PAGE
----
Dental implants can offer a permanent solution to the loss of a tooth, whether through decay or accident. In cases of extreme decay that has gone unchecked for a prolonged period of time, you might not necessarily be a candidate for standard dental implants. The overall state of your gums and jaw bone might mean that dental implants are unlikely to be successful, meaning that your dentist will not recommend them. But this doesn't mean that you cannot necessarily have your missing teeth replaced with a dental implant. It simply means that you might require a more specialised form of treatment.
If the health and density of your jaw bone has deteriorated over time, it might be that there is an insufficient support structure for dental implants. Your jaw bone is simply not strong enough to hold them. Dental implants rely on a process known as osseointegration, wherein the tissues in your jaw bone fuse with the metallic implant to hold it in a permanent position. Sometimes it's possible to strengthen a weakened jaw bone to still allow this to happen. Guided bone regeneration involves the addition of harvested organic bone tissue (or a synthetic bone substitute) to your jaw bone. This is a staggered process, and sometimes numerous applications are needed, each followed by an appropriate healing time. While this can be a prolonged process, eventually your jaw bones will have sufficient strength and density to support a standard dental implant.
A Zygomatic Implant
Bone regeneration might not be necessary if the dental implant is to be applied to the upper jaw bone. In this instance, your dentist might suggest a zygomatic implant. This is much like a standard dental implant, only with a longer bolt being used during the implantation process. The length of the bolt allows the implant to be securely anchored into the dense zygomatic bone, which can provide the necessary support for permanent dental implantation.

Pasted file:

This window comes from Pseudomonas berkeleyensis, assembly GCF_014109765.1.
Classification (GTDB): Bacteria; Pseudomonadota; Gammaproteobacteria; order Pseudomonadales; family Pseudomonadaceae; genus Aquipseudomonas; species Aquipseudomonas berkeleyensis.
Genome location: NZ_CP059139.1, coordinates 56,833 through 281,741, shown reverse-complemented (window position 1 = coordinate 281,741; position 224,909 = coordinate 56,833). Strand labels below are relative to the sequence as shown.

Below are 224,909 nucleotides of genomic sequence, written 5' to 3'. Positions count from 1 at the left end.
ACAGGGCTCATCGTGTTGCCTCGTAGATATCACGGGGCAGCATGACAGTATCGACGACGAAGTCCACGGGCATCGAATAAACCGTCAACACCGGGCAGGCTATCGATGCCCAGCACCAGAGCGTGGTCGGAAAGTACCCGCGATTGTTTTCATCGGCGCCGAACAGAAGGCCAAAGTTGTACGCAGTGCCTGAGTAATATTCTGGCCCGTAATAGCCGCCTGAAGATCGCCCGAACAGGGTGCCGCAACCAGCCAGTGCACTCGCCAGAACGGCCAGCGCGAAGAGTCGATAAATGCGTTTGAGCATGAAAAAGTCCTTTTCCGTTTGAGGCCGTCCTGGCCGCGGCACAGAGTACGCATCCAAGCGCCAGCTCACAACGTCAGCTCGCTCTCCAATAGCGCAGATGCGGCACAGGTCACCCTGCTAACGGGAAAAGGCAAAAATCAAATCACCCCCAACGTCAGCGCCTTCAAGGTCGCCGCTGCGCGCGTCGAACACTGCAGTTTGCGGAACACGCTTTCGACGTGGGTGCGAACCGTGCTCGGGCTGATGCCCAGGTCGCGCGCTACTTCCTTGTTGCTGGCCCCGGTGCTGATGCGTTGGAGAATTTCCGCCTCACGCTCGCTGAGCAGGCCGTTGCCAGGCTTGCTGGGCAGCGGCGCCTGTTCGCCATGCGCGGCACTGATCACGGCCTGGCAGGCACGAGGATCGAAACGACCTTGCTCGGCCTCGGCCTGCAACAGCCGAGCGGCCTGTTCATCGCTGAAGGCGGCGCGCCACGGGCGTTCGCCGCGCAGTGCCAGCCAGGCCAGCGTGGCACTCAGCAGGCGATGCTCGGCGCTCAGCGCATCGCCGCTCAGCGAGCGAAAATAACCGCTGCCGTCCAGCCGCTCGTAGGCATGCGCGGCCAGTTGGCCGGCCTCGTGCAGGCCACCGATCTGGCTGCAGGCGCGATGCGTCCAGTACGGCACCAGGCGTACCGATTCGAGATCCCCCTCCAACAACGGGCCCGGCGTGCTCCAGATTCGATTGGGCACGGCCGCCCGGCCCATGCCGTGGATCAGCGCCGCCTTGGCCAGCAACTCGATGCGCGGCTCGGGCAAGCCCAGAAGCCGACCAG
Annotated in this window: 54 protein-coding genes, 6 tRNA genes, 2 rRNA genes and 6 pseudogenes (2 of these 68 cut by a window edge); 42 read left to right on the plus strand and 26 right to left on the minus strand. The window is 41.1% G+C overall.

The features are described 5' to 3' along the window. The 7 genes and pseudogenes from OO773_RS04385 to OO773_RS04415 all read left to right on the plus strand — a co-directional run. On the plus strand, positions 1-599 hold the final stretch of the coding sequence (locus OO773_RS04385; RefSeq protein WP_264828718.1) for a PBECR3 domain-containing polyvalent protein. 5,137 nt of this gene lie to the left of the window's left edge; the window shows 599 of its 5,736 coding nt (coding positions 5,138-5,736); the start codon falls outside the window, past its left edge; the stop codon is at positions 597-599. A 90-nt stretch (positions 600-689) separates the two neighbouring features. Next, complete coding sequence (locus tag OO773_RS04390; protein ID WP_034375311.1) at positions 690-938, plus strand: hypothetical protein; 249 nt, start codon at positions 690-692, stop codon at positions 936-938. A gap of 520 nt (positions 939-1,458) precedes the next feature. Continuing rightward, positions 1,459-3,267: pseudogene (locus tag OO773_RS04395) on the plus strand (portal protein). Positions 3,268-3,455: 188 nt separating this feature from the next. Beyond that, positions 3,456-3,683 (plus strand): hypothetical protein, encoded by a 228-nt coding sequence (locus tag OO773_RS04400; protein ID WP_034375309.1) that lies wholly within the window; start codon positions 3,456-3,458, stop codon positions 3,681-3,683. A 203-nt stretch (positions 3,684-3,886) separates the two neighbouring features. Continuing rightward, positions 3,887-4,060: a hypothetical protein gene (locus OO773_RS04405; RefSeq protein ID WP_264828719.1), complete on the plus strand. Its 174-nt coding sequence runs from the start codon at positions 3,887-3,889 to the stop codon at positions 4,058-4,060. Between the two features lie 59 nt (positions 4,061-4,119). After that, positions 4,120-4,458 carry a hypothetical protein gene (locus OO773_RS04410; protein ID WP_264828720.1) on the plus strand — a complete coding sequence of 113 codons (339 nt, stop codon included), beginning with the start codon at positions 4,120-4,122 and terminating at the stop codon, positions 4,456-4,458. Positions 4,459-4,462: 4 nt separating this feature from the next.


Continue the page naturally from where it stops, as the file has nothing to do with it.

A Dental Bridge
When bone regeneration or a zygomatic implant is not possible, your dentist might suggest the next best option. A permanent dental bridge is a prosthetic tooth (or teeth) affixed to wire which is supported between the two teeth on either side of the gap. It can offer a permanent solution without the need for an implant. Strengthening work might be required if the support teeth are decayed in any way. This might be that any cavities need to be filled, or that the teeth need to be encased in a strengthening dental crown. A bridge-supported denture might not have the strength of a dental implant (as it sits over the gums as opposed to being implanted into them), and yet it's a usable prosthetic solution that corrects your smile.
If you are not a suitable candidate for a traditional dental implant, don't worry, as there are still some viable solutions when it comes to getting the smile you've been lacking.